What If…?

A week ago Sunday was a really tough one.  As often as we hear about tragedy in the news, the horrific shooting in Las Vegas was shocking and continues to consume most people’s thoughts and prayers.  All of us at Cutter Financial Group cannot possibly express in this column how very sorry we all are for every family affected by that violence.

While we all realize that the financial ramifications of this tragedy are obviously not the primary concern right now, at some future date, when the grief is no longer overwhelming, the families of the deceased victims will need to deal with the financial fallout of their situation.  For some, this will be very difficult.  For others, it may be a bit easier.  The difference between the two just might be be the existence of a life insurance policy.   Folks, I realize that this is a difficult discussion for you and I to have, but it is a discussion we need to have.

We all hope that we will live long lives, leaving this world only after seeing our children and grandchildren into adulthood.  But that does not always happen . . . as we see in the news far too often.    Most of us also hope to provide for our families both during our lifetimes and after we are gone. But without proper planning, that does not always happen either.  And although nothing can prepare us for something like what happened in Las Vegas, we can all try to prepare financially for the time when we leave this world.  One way to do this is by having sufficient life insurance coverage, at least until a certain age or until certain milestones are passed.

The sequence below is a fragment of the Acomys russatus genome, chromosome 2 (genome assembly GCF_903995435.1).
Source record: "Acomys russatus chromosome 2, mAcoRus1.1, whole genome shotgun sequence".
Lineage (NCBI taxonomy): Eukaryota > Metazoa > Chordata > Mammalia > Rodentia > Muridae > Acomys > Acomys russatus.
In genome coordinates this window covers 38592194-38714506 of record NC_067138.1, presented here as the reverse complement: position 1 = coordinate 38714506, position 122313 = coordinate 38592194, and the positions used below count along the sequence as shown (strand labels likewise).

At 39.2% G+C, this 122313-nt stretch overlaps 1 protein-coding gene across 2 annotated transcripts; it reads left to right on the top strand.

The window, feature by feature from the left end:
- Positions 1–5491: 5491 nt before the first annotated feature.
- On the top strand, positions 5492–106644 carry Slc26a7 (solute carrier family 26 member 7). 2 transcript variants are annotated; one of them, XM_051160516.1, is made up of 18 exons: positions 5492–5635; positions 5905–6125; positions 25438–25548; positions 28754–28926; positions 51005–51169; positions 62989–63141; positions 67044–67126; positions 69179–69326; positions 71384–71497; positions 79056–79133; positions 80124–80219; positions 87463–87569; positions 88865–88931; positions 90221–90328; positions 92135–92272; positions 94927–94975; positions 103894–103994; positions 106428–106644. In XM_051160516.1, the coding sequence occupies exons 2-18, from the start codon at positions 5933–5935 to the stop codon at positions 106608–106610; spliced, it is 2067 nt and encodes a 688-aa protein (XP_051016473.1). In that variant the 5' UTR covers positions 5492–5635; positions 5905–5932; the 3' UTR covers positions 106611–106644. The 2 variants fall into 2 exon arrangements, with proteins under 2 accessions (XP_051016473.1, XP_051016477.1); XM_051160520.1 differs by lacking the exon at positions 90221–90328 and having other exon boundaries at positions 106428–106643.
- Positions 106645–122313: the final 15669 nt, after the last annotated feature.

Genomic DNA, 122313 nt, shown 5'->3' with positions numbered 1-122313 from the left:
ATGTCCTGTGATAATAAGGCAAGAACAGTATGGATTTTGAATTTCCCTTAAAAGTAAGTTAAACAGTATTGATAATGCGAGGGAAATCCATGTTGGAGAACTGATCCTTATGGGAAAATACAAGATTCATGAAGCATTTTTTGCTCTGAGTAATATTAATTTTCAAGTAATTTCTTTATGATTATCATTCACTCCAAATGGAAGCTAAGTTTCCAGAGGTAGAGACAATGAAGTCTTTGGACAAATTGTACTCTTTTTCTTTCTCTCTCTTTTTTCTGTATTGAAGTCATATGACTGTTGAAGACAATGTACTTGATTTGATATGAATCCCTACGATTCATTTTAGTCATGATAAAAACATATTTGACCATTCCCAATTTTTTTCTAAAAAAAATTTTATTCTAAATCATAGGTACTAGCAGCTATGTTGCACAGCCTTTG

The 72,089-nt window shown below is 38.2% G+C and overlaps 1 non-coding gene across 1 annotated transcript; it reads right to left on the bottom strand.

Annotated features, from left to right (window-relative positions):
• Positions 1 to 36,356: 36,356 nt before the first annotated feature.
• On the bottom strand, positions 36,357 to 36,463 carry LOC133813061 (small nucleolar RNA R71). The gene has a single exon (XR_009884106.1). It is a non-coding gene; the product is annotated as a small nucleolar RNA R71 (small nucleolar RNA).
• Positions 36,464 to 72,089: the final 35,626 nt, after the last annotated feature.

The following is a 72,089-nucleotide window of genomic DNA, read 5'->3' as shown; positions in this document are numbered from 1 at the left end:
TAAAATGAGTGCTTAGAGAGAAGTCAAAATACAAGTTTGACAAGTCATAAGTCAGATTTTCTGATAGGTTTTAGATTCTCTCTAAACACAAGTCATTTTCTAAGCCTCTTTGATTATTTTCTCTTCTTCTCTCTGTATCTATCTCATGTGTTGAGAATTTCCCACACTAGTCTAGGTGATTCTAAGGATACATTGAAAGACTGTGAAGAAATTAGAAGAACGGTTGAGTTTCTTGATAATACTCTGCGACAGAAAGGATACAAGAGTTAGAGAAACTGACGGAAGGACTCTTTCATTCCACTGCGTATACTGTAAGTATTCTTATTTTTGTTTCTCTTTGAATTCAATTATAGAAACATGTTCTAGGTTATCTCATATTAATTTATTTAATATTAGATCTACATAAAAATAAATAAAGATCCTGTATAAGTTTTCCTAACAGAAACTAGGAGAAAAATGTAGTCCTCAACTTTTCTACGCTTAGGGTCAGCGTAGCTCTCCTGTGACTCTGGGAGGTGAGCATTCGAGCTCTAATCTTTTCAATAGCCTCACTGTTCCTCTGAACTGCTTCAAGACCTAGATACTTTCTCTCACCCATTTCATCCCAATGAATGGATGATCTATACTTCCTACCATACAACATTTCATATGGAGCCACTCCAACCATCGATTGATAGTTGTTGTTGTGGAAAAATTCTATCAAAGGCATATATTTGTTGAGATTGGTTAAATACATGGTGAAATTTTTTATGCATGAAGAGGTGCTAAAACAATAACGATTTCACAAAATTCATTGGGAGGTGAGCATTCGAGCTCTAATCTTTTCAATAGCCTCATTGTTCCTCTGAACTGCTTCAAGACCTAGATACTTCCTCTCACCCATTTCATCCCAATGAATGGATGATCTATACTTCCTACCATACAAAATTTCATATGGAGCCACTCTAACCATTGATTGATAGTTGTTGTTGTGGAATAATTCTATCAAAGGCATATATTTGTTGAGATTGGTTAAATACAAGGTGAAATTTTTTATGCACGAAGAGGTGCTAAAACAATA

In the event of the death of a person during his or her working years, life insurance can be used to replace lost income.  Having such coverage can allow the surviving family to maintain their existing lifestyle.

Young families often have two income earners, but sometimes only one.  I have found over the years that some of those families with only one income earner are hesitant to get life insurance on that person.  The thought is that in the event of the death of the income earner, the other spouse could return to the workforce so the financial situation would not change drastically.

This really assumes a lot!  It assumes that the spouse who has been out of the workforce will be able to step right back in – and at a salary high enough to replace the deceased spouse’s salary.  Another point to consider is that a spouse who is not working is often caring either for children or an elderly parent and forcing him or her to abandon that decision to stay home, at a time that is already very difficult, can be devastating to an already stressed family.

I have also found that people often overlook the financial contribution that caregivers make to a family and often do not purchase life insurance to replace that person’s contribution.  It is important to understand that if your family benefits from a parent who stays home with young children or helps with elderly relatives, replacing those “services” can be costly.  Think about how expensive it would be to pay a babysitter, entertainer, chauffer, cook . . . you understand what I am saying!

The industry standard is to have enough life insurance in place to cover ten times the annual salary of the covered person.  That is often not feasible because the premiums can be cost prohibitive for some.  However, it is my belief that it is better to have some life insurance during your working years, if you have a family that depends on you, than to have none.

Short of replacing a specific number of years of income, life insurance proceeds can be used to pay off a mortgage and any other debt, which can significantly reduce a family’s monthly expenses after the loss of an income earner.  It can also be used to pay for a child’s education.  By having a plan in place to pay for college, in the event of the death of a parent, the surviving family can focus on everyday expenses, rather than worrying about that significant expense.